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Anomalous Behaviour Affects Firing Test Of Vega Zefiro 9 Motor

File photo of a test friing of the Zefiro 9 solid rockt motor.
by Staff Writers
Paris, France (ESA) Mar 30, 2007
On Wednesday 28 March, at around 15:00, the second firing test of the solid rocket motor 'Zefiro 9' - the motor that will power the third stage of ESA's future small launcher Vega - took place at the Salto Di Quirra Inter-force Test Range in Sardinia, Italy.

The first results of the test indicate that the behaviour of the motor and the actuation of the nozzle were in accordance with predictions up until 35 seconds after ignition, when a sudden drop in the motor's internal pressure was detected. The pressure stabilised at a value lower than the nominal, leading to a longer combustion time than the expected 105 seconds.

More than 400 sensors fitted to the motor monitored its behaviour during and after the firing test. The first visual investigation conducted on site after the firing showed that the nozzle of the motor was damaged, but no further damage was observed on the motor case or on the test bench.

ESA and Industry teams have already started a thorough analysis and assessment of the data collected during the test. The causes of the anomaly have not been identified yet and an investigation board is being set up for this purpose. The board shall recommend preventative and other appropriate actions to preclude the recurrence of similar anomalies for the finalisation of the motor qualification.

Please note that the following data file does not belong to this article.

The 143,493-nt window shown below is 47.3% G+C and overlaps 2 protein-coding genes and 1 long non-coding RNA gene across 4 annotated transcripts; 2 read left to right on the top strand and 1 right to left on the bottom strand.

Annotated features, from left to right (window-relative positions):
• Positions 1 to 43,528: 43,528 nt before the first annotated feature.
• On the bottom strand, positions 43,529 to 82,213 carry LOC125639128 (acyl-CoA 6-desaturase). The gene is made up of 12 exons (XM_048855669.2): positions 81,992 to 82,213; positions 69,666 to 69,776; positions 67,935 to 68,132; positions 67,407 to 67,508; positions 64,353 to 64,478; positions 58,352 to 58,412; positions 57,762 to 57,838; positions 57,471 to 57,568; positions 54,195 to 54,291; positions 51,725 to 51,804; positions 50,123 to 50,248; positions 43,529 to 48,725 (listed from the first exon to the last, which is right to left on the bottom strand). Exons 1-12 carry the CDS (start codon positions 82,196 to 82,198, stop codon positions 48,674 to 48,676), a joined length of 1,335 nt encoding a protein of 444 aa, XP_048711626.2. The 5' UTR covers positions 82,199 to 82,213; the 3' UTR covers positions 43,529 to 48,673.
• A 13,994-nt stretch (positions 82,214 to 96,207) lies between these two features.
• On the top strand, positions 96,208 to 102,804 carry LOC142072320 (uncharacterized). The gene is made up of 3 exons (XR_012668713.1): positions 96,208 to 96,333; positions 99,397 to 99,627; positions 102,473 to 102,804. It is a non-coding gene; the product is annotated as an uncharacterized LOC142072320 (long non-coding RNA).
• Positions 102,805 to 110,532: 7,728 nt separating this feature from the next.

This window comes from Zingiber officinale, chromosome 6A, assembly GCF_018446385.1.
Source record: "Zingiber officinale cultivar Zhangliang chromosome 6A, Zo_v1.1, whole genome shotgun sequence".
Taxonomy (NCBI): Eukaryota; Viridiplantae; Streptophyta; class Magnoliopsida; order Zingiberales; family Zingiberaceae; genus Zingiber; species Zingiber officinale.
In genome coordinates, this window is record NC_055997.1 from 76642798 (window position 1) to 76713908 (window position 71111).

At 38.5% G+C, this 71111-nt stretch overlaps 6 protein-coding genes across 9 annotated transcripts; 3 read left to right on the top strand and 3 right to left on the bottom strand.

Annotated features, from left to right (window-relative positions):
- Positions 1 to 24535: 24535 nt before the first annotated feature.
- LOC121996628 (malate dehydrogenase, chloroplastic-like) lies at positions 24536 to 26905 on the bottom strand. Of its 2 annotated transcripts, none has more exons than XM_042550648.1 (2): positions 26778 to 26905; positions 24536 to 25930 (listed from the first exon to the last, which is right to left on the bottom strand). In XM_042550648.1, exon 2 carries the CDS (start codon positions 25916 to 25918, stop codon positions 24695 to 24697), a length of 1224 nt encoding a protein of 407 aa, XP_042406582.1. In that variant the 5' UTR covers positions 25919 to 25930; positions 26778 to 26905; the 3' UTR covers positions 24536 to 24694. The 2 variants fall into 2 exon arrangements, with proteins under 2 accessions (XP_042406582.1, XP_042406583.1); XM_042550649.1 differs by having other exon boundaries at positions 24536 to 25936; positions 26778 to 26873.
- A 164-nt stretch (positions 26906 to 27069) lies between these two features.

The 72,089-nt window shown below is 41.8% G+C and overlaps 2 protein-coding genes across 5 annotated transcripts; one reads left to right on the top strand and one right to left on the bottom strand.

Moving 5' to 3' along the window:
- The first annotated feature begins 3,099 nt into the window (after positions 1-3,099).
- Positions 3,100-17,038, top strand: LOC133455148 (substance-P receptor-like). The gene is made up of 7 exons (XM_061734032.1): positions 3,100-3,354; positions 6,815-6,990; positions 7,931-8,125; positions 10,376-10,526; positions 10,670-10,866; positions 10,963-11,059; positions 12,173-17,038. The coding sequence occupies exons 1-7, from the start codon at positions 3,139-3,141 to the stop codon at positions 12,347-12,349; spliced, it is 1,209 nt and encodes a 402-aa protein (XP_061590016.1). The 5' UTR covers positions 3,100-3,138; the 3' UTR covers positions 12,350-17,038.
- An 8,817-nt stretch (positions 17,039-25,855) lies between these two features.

This was the second firing test of the Zefiro 9 motor. The first test took place successfully in December 2005. The first firing tests of the other Vega solid rocket motors - Zefiro 23 (second stage) and P80 (first stage) held on 26 June 2006 at Salto di Quirra and on 30 November 2006 in Kourou respectively, also went well. Three more firing tests, in the years 1999-2000, were conducted successfully for the Zefiro 16 motor, the forerunner of the Zefiro family of solid rocket motors.

The Zefiro 9 motor is developed by AVIO SpA and is based on advanced technologies in the field of solid rocket propulsion. It has an overall height of 3.17 m and a diameter of 1.92 m, contains approximately 10 tonnes of propellant and provides a maximum thrust of 305 kilonewton in vacuum.

Vega is a single body launcher composed of three solid propellant stages and a liquid propellant upper module. It is approximately 30 metres high and weighs a total of 137 tonnes at lift-off. Vega will be able to launch satellites of up to 1500 kg into a 700 km-altitude polar orbit, and it will also be useable in a wide range of scientific and Earth observation missions. The maiden flight for ESA's small launcher remains scheduled to take place in 2008.

The Vega launcher is being developed with the support of seven ESA Member States (Italy, France, Belgium, Switzerland, Spain, the Netherlands and Sweden). ESA has contracted the development activities of the launcher to ELV SpA, a joint venture between Avio SpA and the Italian Space Agency (ASI).

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